The Role of Animations and Manipulatives in Supporting Learning and Communication in Mathematics Classrooms

The Role of Animations and Manipulatives in Supporting Learning and Communication in Mathematics Classrooms

Lida J. Uribe-Flórez (New Mexico State University, USA) and Jesús Trespalacios (New Mexico State University, USA)
DOI: 10.4018/978-1-4666-2848-9.ch020

Abstract

This chapter describes the use of a computer-based animation and manipulatives to support learning and communication of mathematical thinking in a fourth-grade classroom. The educational animation called Overruled, part of the Math Snacks project (mathsnacks.com), was utilized to address the concept of length units. The animation describes a story in which the king and the queen from two different kingdoms (Kingopolis and Queentopia) fell in love and wanted to unite their territories by constructing a bridge. Engineers from each kingdom were responsible for building their side of the bridge. However, each kingdom has its own length unit. Authors follow research based recommendations to use the Overruled animation in mathematics activity with fourth-grade students.
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2. Literature Review

In a position statement about technology and math education, NCTM (2008) indicates technology is an essential tool for learning mathematics in the 21st century, and all schools must ensure that all their students have access to technology. Effective teachers maximize the potential of technology to develop students’ understanding, stimulate their interest, and increase their proficiency in mathematics. (p. 1)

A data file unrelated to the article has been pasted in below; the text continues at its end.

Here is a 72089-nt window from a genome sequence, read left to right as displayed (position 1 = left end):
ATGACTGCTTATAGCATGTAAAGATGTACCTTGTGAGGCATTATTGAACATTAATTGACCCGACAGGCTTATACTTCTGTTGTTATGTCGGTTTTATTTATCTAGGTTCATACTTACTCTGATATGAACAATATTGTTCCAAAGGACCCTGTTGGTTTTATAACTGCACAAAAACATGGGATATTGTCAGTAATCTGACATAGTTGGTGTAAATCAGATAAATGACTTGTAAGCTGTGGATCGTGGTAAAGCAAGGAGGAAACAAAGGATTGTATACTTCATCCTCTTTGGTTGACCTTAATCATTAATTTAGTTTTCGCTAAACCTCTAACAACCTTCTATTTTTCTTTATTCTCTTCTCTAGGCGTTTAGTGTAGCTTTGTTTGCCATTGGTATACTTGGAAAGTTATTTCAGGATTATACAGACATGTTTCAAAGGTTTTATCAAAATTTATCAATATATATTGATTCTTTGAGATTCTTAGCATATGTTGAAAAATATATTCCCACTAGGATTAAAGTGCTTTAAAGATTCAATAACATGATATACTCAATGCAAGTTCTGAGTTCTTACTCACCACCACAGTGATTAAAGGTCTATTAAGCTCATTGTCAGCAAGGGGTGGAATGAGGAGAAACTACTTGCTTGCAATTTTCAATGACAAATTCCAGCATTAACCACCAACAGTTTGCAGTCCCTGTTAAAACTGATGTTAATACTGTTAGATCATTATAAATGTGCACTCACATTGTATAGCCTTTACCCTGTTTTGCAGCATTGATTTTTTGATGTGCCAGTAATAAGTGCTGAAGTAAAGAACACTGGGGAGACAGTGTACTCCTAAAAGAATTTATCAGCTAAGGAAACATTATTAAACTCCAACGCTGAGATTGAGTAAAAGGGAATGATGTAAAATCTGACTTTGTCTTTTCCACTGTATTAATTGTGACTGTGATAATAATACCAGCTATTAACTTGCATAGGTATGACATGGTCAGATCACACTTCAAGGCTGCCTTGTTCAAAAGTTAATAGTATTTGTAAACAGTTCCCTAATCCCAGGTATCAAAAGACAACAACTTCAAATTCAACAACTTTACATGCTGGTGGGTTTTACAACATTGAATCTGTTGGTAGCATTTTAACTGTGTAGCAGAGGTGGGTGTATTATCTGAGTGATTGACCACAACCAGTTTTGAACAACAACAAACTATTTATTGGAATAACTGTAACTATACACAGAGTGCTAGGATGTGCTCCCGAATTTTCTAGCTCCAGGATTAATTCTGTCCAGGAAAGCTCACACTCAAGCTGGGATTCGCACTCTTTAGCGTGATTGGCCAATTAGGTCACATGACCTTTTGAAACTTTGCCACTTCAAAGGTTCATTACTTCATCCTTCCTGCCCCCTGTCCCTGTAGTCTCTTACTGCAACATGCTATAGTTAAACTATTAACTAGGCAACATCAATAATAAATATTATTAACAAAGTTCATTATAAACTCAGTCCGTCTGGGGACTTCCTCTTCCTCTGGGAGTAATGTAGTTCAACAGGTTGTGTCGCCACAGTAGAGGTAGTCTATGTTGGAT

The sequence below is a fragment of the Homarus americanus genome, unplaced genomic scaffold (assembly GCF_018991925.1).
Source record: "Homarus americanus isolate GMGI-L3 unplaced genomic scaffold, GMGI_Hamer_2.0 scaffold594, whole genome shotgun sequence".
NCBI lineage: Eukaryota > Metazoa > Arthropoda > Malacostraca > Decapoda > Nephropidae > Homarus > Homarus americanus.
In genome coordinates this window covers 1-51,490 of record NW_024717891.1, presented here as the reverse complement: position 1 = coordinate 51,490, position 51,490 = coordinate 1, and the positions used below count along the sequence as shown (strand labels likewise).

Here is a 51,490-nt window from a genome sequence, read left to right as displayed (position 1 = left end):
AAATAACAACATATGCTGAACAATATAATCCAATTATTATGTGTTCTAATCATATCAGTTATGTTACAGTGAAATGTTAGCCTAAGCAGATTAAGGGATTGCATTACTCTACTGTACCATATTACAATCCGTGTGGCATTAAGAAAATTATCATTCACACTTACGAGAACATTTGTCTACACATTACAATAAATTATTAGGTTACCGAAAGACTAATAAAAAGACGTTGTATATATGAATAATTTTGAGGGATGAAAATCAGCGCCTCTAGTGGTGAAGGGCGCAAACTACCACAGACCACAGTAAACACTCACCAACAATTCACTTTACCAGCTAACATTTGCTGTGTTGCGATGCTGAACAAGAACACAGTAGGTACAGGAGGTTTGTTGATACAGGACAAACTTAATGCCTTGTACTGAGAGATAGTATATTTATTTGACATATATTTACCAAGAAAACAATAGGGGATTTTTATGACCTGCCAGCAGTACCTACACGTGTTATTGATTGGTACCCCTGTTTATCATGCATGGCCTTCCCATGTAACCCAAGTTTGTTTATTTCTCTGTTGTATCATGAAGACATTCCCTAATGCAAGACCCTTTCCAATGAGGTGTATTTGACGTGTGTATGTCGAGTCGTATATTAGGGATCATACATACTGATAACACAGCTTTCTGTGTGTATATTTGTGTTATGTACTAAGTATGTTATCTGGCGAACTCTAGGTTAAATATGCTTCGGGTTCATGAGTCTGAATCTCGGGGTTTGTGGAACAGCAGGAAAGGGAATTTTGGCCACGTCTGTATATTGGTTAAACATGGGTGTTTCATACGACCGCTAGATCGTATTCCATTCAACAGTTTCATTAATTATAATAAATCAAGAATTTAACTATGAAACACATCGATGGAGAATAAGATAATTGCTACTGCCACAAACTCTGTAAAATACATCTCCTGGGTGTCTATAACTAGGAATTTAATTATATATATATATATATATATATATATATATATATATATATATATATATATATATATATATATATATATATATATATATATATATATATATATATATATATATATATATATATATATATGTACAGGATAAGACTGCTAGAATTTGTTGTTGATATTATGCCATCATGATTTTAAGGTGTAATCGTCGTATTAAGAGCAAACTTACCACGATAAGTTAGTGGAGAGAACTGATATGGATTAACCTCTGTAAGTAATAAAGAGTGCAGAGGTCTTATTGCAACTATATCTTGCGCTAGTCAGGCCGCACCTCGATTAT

Even though, in mathematics education, technology is usually related to calculators and interactive mathematical software, instructional animations are also great technological tools that teachers can use to foster students’ understanding and interest in mathematics. These animations have been increasingly popular in computer-based education (Hasler, Kersten & Sweller, 2007). Animated materials have the potential to support students’ learning based on their capacity to depict dynamic situations explicitly (Betrancourt, 2005; Lowe, 2004). However, research has failed to provide enough evidence of the benefits of using computer-based animations in education (Ayres & Paas, 2007).

Based on multimedia learning theory (Mayer, 2005, 2009) and cognitive load theory (Plass, Moreno & Brünken, 2010; Sweller, Ayres & Kalyuga, 2011), Ayres, Kalyuga, Marcus and Sweller (2005) summarized specific instructional strategies that may improve the effectiveness of instructional animations. These authors recommend: (1) acquiring sufficient prior knowledge; (2) keeping the information longer on the screen; (3) controlling the pace of the animation; (4) segmenting the animation in parts; (5) presenting statics before animations; (6) increasing interactivity; and (7) predicting situations in the animation.

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